By: Anthony Sedzro
Practitioners in the Ghanaian tourism sector are operating under the burden of 21 different taxes and fees. These taxes and fees, which include the tourism development levy, Valued Added Tax (VAT), corporate tax, airport taxes, electricity tariffs, taxes on international air fares, TV licence fees, DStv fees, and so on, combine to make Ghana a very expensive destination for tourists.
Akwasi Agyemang, the Chief Executive Officer (CEO) of the Ghana Tourism Authority (GTA) made this revelation in a Powerpoint presentation at an ‘Akwaaba’ Forum on Tourism on 22nd June at the Alisa Hotel, Accra as part of the Citi Business Festival. The Festival’s a month-long of activities is the initiative of Accra based Citi FM.
Akwasi Agyemang said these many taxes pose a big challenge to the development of the sector.
Speaking on the issue of taxes, Kushal Dutta, Managing Director, Jumia Travel West Africa, a travel and leisure company, who was a panellist, said feedback from his clients indicate that the cost of airline tickets and hotel accommodation in Ghana is very expensive so prospective tourists prefer to visit East Africa where it is the same cost but with better tourism attractions.
Kushal Dutta revealed that the average cost of a hotel room in Ghana is US$86 compared to US$42 in Nigeria (prices are lower in Nigeria due to keen competition and many business travellers) and equally lower in Kenya, one of highest tourism destinations in Africa. He said the packages and services a tourist will enjoy by booking for a four-star hotel in South Africa, for example, that tourist will pay the same cost in Ghana but will get only a two-star hotel accommodation. This high pricing regime deters potential tourists and for those who come to Ghana, they hardly make return visits, Dutta lamented.
Dutta, whose Jumia Travel website lists and provides information on more than 30,000 African hotels and attracts 15 million visitors monthly, said their tourist customers rated Ghanaians as very friendly but not efficient. He adviced GTA) to create simple videos of locations and things to do in Ghana.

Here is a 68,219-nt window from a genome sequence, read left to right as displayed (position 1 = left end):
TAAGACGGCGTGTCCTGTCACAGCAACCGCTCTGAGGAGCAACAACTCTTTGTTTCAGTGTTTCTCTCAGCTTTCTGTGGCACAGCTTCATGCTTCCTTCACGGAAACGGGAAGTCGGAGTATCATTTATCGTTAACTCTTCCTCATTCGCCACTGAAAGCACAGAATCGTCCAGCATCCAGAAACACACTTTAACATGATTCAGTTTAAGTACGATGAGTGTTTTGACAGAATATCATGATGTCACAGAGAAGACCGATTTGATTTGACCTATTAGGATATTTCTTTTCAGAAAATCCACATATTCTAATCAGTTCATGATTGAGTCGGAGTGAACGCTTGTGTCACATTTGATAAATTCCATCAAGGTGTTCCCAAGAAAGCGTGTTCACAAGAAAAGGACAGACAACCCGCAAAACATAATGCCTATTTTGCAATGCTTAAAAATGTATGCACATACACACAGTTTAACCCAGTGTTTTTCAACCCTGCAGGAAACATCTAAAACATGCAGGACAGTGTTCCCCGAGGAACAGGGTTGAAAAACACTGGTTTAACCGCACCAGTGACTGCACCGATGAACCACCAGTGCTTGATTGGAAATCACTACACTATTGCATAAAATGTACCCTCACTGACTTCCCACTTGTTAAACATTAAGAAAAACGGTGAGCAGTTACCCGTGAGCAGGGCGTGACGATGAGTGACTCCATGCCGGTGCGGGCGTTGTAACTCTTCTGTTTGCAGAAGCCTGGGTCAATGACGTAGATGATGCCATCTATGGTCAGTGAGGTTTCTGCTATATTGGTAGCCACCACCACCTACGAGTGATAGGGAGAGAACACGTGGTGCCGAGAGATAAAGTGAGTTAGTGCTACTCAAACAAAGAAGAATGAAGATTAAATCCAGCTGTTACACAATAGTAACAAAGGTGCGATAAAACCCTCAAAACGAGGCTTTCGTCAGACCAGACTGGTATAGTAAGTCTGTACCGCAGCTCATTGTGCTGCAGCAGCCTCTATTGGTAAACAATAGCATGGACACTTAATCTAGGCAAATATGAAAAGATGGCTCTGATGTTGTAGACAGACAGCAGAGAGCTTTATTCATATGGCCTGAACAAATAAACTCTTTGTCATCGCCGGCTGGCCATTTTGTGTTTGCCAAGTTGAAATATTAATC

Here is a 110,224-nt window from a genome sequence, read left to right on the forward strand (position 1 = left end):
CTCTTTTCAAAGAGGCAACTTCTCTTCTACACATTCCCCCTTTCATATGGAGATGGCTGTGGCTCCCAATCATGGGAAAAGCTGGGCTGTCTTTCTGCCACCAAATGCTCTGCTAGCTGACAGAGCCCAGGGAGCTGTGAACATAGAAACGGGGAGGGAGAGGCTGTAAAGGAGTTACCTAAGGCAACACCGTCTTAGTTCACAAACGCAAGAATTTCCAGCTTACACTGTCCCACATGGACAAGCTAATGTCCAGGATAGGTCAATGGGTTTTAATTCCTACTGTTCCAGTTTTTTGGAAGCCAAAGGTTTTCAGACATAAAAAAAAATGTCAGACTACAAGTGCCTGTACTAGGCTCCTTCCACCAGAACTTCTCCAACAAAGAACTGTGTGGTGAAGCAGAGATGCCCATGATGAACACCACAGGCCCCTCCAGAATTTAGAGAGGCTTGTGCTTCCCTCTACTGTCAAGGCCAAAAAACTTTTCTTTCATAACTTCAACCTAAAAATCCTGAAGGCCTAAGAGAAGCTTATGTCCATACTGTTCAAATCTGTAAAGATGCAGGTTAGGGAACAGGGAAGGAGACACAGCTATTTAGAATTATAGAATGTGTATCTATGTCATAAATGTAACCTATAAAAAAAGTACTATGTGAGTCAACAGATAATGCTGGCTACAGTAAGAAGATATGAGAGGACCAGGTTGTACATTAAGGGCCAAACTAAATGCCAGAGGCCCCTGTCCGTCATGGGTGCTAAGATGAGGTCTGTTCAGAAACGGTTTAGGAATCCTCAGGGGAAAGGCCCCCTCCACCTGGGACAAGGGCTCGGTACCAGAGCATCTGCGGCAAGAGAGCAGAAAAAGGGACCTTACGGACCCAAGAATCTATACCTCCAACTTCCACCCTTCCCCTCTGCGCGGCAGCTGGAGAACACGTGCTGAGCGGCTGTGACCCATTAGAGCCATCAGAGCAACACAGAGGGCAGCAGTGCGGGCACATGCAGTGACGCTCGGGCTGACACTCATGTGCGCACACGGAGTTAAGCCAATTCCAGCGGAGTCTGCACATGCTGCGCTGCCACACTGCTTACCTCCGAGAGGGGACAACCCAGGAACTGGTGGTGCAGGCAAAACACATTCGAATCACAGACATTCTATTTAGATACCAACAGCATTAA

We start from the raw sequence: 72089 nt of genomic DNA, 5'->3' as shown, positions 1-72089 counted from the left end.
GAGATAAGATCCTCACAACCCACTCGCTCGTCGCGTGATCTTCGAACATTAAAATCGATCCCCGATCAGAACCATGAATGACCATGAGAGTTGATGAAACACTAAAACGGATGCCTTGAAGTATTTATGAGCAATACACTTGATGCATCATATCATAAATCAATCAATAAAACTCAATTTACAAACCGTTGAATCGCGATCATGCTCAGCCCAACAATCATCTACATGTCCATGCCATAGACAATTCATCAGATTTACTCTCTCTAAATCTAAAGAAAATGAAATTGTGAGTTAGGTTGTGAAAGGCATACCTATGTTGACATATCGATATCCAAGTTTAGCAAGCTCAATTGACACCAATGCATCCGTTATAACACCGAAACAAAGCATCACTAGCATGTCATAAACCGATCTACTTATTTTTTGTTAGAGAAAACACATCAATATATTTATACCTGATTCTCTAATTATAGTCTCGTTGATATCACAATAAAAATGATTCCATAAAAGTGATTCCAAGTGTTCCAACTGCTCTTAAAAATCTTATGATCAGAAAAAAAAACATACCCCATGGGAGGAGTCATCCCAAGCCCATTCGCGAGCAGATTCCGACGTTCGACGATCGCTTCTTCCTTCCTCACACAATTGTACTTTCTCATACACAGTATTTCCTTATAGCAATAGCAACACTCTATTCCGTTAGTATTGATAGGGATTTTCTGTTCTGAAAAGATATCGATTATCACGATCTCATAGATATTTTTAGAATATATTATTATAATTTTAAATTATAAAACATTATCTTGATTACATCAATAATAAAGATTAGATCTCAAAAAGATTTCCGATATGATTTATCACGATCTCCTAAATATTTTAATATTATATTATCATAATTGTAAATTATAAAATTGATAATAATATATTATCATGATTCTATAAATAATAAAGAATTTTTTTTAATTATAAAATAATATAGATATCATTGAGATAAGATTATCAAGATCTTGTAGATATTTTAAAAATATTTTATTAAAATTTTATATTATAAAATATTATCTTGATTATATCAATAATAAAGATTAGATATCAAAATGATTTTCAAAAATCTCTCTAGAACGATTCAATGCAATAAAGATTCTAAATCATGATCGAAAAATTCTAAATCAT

When visitors enter a hotel and wait to book a room, they spend about 10 minutes at the reception and the 2-minutes video of tourist attractions in Ghana that runs at the reception can help these visitors to look for information on these attractions and visit.
Critical next steps
Touching on the challenges facing the sector, Akwasi Agyemang of GTA said the authority will introduce some standardisation that would see the GTA and the Food and Drugs Authority (FDA) undertaking joint inspections of tourism facilities in the country.
The CEO said GTA will introduce a tourism charter by July and part of it will see the creation of a single tourism portal through which hotel bookings, tourist visits, procurements, seminars and others will go through the portal.
Akwasi Agyemang also told participants that a new tourism campaign christened ‘See Ghana, Eat Ghana, Wear Ghana, and Feel Ghana’ will be launched on June 30.
Professor Kwaku Boakye, lecturer, Department of Tourism and Hospitality at the University of Cape Coast (UCC), called for a collaboration between academia, government and tourism practitioners to boost tourism as this collaborative effort is what pertains in Spain, one of the most visited country’s in the world. He said the Department of Tourism and Hospitality at UCC is one of the few in West Africa that offers Masters Degree in Tourism Management.
Kofi Akpabli, a celebrated travel writer, pointed out that many tourist attractions in Ghana and hotel facilities do not have directional signs, making them difficult to locate. Additionally, some tourist hotspots offered very memorable experiences but road access to those places were bad.
The well-attended event also had in attendance the reigning Miss Tourism Ghana beauty winner; Samuel Atta-Mensah, the CEO of Citi FM; Oheneba Akua Manfo, Deputy CEO of GTA; tourism practitioners, traditional leaders and others.